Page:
This makes sense in light of New Testament scripture (no pun intended). King James Version, Matthew 5:14-16: "Ye are the light of the world. A city that is set on an hill cannot be hid. Neither do men light a candle, and put it under a bushel, but on a candlestick; and it giveth light unto all that are in the house. Let your light so shine before men that they may see your good works and glorify your Father which is in heaven." Everyone has or is light. You can hide it; you can isolate yourself, close yourself to people, never let them in or share yourself, but then the world will be dark. John 8:12: "Then spake Jesus unto them, saying, I am the light of the world: he that followeth me shall not walk in darkness, but shall have the light of life." Christ has the most light of any person who has walked the earth, and he can give it to us.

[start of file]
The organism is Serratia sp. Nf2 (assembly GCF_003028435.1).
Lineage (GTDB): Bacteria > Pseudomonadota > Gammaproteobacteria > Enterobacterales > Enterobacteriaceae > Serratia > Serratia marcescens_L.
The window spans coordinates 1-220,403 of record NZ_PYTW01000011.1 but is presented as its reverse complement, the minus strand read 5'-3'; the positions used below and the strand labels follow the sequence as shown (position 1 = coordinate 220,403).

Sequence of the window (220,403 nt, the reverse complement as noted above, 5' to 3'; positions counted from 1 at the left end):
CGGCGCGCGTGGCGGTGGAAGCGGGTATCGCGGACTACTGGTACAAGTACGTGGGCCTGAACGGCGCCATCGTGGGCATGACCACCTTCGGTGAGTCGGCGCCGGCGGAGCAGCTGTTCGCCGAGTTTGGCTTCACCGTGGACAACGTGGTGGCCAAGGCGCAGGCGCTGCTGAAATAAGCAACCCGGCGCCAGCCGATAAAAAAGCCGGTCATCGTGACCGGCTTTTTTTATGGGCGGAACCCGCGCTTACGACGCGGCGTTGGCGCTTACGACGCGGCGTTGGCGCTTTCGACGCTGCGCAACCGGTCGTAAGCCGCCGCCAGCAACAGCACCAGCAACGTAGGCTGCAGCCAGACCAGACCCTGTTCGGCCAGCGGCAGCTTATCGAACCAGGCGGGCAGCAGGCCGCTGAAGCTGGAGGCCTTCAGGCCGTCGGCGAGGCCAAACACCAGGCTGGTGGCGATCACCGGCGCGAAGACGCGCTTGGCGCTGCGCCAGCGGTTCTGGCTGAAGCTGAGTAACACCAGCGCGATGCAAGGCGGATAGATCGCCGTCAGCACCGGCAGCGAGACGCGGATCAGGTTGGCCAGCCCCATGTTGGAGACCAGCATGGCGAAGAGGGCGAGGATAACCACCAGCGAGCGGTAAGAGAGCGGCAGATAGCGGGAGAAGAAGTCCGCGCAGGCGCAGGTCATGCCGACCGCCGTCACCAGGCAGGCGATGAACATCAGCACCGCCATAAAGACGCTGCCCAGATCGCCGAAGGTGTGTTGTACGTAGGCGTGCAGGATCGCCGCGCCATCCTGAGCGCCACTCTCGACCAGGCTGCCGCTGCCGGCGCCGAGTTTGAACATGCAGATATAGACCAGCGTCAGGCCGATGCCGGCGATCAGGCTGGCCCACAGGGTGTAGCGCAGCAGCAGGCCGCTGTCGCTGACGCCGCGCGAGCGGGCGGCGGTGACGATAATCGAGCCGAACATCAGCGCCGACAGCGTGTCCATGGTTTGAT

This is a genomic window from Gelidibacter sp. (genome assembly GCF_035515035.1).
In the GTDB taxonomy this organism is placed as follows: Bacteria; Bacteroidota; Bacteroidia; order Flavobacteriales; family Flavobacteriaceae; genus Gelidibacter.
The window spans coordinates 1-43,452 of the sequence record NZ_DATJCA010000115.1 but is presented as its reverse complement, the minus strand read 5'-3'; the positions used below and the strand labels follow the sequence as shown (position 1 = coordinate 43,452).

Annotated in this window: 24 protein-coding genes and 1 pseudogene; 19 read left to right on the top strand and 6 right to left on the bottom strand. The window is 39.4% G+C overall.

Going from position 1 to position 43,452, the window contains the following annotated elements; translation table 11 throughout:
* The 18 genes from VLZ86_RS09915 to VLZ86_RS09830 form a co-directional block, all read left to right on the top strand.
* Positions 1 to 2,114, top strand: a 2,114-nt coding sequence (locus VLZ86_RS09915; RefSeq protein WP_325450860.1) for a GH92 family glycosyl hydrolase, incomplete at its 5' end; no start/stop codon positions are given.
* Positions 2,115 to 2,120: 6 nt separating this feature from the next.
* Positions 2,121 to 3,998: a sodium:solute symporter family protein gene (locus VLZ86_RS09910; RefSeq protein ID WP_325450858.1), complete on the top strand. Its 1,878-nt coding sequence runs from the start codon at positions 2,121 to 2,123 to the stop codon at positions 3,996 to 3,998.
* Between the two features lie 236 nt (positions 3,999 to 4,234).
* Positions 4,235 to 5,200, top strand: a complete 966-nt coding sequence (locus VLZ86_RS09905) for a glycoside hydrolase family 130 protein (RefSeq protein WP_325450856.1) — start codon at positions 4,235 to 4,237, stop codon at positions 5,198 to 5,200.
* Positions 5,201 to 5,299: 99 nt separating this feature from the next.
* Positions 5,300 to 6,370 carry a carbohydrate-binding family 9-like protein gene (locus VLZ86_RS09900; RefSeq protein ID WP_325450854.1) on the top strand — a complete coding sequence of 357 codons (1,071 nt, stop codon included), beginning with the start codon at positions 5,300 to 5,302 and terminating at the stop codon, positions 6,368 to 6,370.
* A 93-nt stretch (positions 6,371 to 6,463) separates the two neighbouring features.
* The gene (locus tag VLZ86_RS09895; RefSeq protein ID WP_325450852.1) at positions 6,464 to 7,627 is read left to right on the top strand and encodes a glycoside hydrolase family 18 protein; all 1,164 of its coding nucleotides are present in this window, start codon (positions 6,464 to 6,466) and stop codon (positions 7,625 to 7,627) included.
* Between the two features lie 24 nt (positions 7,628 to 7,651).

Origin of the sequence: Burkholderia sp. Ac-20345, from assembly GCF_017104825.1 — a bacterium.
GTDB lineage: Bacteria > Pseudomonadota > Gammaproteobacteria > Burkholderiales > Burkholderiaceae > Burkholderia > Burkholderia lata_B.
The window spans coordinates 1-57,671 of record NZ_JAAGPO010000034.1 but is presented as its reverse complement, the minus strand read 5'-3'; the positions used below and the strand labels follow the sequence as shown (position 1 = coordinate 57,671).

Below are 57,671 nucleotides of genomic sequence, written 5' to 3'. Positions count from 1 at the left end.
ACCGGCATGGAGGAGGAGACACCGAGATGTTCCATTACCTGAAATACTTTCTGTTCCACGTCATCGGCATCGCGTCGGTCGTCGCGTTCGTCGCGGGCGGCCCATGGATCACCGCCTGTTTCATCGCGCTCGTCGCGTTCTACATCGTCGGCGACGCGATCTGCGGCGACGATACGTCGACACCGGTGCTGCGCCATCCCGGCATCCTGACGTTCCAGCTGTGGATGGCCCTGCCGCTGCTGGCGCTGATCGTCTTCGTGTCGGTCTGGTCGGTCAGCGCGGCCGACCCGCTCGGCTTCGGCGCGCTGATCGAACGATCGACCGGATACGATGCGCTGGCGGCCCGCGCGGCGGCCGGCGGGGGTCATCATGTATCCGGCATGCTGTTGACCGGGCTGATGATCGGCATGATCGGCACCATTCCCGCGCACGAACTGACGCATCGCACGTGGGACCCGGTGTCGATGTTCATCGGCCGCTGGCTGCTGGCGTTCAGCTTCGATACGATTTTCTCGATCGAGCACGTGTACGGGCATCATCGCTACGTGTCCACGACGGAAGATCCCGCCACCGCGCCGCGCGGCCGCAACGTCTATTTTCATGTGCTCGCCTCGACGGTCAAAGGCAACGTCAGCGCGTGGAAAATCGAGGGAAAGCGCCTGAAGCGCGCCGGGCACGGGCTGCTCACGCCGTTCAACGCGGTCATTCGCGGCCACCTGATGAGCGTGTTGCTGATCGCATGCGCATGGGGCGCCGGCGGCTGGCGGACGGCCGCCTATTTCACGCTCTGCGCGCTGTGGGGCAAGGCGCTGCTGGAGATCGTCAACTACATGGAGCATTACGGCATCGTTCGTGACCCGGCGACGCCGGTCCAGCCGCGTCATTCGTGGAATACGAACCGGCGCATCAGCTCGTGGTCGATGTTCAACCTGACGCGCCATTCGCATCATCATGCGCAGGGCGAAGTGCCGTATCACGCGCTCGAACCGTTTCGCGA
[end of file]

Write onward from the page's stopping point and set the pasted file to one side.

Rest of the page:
What does your light look like? And has anybody seen it lately?

Current songs: The Killers, "All These Things that I've Done" (you know, "I've got soul, but I'm not a soldier") and Dishwalla, "Counting Blue Cars" (you know, "Tell me all your thoughts on God")

Wednesday, June 10, 2009

May Mayhem Part 1: Fun, Heartbreak, and Spring Cleaning in San Diego

The Fun Part
Three of my guy friends (Sam, Matt, and Chas) and I drove down to San Diego. I kept a road log for the first few hours of the trip, but it turned out to be too boring to stick with it for the whole 10 hours. Highlights from the log include 3 minutes after leaving our condominium, "Sam asks, 'Matt, are we there yet?'" and 5 minutes after picking Chas up from his house, "Chas asks, 'Are we there yet?'" The boys also argued about where to get cheap tacos. Apparently, Taco Time and Taco Bell are too expensive (what?) so we went to Wendy's for burgers. We finally got on the highway 2 hours after we intended to leave. The guys are rarely talkative, so the drive was quiet except for my singing along with Matt's "San Diego '09" mixes.